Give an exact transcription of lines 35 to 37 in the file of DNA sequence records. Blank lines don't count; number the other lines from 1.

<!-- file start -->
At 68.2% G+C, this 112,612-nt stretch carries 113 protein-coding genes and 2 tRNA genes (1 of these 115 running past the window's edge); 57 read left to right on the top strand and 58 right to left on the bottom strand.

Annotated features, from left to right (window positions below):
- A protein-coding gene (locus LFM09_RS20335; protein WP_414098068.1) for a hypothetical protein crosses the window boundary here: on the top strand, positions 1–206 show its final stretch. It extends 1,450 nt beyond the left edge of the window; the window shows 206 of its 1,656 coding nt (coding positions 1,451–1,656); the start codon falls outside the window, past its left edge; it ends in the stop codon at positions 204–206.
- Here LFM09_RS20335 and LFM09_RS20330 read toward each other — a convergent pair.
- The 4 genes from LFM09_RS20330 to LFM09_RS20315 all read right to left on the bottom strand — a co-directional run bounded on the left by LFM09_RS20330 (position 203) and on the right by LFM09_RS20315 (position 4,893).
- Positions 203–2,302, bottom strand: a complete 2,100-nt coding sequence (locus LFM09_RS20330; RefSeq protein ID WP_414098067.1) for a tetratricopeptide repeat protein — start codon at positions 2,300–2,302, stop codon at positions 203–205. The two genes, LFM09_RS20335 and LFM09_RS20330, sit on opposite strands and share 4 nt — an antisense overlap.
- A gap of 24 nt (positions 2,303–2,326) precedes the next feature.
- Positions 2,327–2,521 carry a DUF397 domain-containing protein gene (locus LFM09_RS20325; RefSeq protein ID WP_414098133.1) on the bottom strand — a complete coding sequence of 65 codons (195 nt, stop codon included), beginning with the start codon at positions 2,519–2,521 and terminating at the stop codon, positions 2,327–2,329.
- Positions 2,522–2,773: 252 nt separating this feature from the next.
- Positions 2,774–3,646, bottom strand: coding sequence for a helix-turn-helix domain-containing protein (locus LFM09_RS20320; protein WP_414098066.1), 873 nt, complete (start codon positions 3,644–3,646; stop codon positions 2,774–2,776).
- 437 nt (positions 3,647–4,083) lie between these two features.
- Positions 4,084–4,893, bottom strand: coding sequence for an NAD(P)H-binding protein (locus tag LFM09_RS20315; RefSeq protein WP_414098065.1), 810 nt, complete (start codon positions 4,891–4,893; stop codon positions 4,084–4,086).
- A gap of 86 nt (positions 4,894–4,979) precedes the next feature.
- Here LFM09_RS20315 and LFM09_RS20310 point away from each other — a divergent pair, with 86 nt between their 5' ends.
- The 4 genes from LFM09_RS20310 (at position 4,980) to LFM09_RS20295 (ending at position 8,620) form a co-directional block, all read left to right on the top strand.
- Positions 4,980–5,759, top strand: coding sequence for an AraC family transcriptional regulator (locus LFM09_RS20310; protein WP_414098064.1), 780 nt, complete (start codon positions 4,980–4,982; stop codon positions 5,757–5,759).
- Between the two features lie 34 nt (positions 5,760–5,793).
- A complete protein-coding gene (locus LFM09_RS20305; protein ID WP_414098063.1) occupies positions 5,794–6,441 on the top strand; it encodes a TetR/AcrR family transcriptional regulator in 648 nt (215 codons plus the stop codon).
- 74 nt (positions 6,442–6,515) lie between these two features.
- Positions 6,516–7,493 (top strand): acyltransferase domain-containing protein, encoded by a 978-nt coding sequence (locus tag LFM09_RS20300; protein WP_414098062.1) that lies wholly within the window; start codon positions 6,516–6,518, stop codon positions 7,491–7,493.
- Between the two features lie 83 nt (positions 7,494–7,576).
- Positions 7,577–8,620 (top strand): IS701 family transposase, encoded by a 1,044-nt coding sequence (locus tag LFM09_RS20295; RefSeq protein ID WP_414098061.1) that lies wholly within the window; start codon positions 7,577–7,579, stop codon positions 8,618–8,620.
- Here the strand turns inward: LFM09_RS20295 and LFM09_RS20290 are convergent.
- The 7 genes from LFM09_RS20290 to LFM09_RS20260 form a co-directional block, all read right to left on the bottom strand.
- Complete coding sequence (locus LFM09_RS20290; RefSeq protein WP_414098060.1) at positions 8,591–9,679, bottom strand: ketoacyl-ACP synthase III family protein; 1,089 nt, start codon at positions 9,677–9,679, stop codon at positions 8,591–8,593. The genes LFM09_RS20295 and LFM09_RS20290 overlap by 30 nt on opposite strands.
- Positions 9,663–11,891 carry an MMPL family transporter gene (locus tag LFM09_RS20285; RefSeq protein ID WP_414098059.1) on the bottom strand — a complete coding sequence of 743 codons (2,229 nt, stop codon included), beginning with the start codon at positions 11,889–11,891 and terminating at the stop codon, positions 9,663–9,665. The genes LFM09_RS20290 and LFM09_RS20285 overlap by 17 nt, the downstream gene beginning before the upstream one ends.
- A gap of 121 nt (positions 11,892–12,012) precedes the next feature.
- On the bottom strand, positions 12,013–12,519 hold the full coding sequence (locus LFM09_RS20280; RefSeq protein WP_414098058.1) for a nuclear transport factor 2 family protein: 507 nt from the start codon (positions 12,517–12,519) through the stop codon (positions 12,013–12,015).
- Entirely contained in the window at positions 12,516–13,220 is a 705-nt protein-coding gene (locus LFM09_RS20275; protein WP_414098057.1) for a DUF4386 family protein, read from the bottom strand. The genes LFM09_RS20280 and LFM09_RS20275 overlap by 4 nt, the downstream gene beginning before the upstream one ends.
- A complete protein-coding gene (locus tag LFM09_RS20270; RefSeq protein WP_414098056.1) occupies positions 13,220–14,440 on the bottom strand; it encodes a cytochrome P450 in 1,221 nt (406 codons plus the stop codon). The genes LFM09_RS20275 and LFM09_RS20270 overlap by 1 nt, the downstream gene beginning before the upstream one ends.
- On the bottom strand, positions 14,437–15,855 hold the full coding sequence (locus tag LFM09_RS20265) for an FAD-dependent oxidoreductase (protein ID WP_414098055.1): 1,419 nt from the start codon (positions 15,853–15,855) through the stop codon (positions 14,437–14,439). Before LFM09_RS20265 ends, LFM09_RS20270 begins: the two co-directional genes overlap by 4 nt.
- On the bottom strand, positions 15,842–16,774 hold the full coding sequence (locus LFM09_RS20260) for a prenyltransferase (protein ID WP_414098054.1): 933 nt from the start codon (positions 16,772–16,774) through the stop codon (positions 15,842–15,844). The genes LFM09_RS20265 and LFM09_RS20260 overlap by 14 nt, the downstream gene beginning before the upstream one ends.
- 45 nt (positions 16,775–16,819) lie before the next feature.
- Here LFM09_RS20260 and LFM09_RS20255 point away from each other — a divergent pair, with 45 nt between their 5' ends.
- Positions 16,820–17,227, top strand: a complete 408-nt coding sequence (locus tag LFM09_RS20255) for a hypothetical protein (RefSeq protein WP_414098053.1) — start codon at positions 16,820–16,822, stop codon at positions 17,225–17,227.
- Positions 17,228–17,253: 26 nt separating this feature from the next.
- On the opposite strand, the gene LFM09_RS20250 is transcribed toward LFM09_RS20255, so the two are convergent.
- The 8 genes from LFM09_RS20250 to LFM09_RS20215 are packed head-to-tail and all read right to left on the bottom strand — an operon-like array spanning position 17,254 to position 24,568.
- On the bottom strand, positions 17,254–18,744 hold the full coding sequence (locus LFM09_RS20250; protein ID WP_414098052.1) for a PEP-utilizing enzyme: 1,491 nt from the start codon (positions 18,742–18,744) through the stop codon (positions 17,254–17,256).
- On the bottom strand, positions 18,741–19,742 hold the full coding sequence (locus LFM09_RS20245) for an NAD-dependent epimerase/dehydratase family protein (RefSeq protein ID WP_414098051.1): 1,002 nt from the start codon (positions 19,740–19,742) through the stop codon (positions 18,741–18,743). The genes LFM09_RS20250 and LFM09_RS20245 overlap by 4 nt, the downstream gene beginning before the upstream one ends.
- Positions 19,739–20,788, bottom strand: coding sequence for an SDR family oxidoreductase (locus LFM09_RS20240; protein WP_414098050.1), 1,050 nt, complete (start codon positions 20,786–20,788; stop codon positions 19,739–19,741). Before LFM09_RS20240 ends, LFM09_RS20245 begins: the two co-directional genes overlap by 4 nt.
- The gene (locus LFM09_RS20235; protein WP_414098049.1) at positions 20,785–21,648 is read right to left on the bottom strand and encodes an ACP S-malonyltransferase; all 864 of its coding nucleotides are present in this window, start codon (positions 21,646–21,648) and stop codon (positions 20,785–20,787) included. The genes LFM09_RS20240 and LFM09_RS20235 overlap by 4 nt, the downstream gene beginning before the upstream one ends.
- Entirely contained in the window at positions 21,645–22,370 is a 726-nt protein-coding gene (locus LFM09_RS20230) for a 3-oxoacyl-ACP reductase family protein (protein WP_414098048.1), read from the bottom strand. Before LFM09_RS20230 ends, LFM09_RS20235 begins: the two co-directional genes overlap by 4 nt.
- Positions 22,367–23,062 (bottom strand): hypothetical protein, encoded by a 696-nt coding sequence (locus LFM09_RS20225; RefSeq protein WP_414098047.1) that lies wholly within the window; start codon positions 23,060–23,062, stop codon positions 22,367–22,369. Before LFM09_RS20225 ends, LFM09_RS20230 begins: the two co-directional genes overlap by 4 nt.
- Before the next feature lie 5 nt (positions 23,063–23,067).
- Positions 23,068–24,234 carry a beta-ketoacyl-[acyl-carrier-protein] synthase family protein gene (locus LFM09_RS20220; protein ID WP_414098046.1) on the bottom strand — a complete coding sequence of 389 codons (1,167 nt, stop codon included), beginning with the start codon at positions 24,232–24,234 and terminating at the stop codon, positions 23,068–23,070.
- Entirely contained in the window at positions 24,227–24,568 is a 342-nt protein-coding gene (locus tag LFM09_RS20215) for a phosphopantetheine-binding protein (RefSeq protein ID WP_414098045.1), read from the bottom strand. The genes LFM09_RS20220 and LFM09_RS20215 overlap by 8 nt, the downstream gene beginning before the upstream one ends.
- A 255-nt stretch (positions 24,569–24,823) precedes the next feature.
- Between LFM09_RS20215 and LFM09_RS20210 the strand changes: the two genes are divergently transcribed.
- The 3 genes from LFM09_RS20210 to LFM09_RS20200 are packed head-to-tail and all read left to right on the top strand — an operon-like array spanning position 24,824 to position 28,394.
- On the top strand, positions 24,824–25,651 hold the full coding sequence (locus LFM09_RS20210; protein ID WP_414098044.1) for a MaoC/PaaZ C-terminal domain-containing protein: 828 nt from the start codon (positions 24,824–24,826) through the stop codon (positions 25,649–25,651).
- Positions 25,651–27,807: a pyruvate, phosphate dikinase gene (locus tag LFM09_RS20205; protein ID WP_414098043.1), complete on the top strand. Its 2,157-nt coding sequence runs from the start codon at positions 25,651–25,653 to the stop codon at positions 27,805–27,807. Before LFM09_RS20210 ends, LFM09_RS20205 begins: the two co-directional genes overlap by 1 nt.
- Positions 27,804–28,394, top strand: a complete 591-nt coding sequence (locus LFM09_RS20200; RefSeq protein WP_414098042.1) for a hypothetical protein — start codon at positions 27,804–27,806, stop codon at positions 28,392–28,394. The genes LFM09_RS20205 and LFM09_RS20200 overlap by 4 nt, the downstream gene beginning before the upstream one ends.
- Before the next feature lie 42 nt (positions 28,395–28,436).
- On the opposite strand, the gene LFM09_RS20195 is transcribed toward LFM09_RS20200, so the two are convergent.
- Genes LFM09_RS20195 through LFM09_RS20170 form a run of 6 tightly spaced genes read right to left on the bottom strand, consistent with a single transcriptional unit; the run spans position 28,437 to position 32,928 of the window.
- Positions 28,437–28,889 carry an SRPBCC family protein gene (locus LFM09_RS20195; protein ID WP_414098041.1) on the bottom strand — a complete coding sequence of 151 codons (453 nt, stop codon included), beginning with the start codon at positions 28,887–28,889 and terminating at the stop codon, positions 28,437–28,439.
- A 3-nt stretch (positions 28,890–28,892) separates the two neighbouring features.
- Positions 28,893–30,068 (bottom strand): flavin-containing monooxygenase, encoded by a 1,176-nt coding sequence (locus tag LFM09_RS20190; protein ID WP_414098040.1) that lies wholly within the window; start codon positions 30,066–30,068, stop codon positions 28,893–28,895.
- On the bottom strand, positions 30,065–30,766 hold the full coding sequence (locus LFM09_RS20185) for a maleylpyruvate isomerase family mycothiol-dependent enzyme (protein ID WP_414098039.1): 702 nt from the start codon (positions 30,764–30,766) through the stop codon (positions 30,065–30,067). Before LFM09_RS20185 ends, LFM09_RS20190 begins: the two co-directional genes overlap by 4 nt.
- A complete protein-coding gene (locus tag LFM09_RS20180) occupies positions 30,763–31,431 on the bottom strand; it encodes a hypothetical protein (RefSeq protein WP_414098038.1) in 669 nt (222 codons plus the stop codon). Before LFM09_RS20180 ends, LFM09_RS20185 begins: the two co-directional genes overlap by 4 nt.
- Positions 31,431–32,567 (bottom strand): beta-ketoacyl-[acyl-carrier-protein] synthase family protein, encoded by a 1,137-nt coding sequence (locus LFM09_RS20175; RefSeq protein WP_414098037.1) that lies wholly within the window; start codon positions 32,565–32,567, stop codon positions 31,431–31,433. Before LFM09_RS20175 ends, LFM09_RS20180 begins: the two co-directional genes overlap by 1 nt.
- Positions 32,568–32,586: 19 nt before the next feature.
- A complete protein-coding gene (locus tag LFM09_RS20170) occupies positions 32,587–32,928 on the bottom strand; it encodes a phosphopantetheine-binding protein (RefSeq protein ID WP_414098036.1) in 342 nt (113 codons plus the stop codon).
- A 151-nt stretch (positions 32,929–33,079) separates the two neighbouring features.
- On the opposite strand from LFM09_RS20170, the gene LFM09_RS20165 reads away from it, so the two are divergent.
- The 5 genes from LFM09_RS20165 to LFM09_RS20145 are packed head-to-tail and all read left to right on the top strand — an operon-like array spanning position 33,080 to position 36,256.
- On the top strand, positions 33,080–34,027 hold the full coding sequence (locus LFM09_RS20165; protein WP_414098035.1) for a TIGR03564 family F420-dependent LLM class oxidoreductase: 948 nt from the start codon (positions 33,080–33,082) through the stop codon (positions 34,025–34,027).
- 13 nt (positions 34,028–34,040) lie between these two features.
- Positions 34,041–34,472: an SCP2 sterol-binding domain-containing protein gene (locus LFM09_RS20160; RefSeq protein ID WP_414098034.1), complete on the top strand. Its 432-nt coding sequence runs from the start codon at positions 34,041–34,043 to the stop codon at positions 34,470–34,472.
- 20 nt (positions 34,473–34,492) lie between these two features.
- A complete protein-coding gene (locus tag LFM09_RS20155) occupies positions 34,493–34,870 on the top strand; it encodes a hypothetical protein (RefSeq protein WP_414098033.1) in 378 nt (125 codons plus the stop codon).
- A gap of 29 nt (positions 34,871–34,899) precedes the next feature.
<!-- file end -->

- Positions 16,820–17,227, top strand: a complete 408-nt coding sequence (locus tag LFM09_RS20255) for a hypothetical protein (RefSeq protein WP_414098053.1) — start codon at positions 16,820–16,822, stop codon at positions 17,225–17,227.
- Positions 17,228–17,253: 26 nt separating this feature from the next.
- On the opposite strand, the gene LFM09_RS20250 is transcribed toward LFM09_RS20255, so the two are convergent.